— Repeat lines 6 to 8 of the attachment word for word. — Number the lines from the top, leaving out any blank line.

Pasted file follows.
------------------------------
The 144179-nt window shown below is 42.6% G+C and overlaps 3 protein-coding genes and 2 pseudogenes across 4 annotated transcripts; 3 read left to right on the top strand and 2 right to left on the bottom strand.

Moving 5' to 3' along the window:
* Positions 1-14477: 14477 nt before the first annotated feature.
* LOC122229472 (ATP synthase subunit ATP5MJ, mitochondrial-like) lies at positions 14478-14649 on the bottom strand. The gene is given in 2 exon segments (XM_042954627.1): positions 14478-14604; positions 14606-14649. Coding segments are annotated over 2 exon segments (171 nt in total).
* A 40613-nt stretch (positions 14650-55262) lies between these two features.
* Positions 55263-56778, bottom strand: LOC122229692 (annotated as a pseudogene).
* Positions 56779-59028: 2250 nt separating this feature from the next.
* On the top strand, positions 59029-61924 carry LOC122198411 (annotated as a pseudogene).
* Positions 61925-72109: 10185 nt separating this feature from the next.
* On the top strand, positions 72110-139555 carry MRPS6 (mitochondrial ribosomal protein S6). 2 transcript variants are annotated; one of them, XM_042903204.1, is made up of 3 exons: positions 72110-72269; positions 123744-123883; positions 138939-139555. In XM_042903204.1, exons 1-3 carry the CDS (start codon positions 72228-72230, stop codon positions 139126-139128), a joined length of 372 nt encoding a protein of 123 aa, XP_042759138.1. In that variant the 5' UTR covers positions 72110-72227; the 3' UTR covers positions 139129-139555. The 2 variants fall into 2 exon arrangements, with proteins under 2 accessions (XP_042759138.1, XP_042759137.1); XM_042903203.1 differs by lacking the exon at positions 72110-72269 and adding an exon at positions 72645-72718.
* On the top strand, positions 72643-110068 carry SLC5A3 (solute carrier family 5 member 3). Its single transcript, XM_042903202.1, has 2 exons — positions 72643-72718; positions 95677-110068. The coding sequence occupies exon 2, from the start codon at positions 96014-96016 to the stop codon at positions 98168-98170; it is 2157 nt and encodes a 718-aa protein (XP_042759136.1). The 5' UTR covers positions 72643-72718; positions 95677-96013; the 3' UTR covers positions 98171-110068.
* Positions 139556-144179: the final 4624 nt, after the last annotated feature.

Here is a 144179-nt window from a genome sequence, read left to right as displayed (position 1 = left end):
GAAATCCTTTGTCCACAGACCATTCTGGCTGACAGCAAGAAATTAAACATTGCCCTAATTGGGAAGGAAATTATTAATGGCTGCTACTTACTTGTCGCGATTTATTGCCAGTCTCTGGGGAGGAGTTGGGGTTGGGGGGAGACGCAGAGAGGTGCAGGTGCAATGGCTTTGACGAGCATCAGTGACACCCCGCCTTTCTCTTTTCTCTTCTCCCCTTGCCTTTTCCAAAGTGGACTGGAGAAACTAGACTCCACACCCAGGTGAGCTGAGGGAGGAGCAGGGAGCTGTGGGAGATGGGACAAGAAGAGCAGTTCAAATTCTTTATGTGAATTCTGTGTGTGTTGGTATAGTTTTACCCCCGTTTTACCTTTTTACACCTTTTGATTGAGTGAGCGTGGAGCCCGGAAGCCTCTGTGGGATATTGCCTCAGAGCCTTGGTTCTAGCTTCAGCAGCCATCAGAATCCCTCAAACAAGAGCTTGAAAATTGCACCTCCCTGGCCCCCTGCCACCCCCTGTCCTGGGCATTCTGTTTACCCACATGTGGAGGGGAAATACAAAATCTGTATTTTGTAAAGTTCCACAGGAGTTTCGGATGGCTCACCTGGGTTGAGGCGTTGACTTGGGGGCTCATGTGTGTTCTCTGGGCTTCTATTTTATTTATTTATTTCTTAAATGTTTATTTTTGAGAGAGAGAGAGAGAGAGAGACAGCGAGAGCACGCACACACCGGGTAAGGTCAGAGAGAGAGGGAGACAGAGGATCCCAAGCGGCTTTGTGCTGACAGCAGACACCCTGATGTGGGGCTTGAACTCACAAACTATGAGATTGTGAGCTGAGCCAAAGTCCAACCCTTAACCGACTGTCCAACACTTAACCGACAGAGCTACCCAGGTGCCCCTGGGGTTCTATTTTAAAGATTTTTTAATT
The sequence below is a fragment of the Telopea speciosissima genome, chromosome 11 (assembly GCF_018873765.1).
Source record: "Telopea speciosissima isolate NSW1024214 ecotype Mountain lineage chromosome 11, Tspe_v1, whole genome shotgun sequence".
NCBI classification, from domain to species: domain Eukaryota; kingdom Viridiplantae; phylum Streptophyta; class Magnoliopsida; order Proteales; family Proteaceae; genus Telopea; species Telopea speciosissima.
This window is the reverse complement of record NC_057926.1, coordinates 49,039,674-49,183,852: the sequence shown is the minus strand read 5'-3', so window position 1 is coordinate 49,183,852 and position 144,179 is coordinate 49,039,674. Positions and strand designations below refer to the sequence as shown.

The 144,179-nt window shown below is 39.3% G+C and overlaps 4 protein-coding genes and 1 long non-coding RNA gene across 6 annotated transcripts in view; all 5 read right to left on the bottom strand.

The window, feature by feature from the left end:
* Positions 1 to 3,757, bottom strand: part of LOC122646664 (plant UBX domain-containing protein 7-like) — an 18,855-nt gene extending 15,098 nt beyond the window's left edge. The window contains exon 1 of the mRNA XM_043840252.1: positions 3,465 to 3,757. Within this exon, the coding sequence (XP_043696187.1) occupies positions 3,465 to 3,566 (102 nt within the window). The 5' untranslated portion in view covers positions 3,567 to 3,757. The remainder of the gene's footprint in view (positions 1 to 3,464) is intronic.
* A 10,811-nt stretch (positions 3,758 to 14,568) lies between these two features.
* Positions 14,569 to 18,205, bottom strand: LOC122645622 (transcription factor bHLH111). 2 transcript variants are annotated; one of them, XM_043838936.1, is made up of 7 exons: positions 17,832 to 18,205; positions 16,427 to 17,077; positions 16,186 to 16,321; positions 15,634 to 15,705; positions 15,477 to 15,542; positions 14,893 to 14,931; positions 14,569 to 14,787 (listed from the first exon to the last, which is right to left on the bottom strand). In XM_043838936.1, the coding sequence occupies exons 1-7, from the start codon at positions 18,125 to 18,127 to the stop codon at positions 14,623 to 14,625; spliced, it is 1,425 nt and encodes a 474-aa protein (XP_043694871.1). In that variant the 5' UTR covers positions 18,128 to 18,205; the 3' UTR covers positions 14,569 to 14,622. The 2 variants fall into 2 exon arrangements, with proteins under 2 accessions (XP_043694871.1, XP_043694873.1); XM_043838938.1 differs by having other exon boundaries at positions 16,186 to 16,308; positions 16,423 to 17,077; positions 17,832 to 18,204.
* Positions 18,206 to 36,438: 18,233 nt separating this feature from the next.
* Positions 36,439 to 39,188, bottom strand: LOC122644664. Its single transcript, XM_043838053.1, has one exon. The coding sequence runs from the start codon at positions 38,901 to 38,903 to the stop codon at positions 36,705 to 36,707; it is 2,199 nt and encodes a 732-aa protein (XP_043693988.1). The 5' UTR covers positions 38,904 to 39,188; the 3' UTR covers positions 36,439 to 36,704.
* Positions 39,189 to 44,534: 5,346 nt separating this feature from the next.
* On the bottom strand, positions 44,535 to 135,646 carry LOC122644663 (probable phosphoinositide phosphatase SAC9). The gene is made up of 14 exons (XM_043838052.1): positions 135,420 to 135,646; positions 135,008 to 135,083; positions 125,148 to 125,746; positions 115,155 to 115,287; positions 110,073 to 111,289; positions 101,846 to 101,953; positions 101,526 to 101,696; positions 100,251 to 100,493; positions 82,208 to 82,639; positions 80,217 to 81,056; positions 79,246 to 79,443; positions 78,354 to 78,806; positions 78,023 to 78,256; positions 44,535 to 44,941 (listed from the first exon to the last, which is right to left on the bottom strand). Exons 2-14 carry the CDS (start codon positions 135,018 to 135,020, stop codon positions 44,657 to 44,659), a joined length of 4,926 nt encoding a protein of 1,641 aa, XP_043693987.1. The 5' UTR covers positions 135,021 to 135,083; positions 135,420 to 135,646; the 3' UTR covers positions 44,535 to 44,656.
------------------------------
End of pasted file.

* Positions 55263-56778, bottom strand: LOC122229692 (annotated as a pseudogene).
* Positions 56779-59028: 2250 nt separating this feature from the next.
* On the top strand, positions 59029-61924 carry LOC122198411 (annotated as a pseudogene).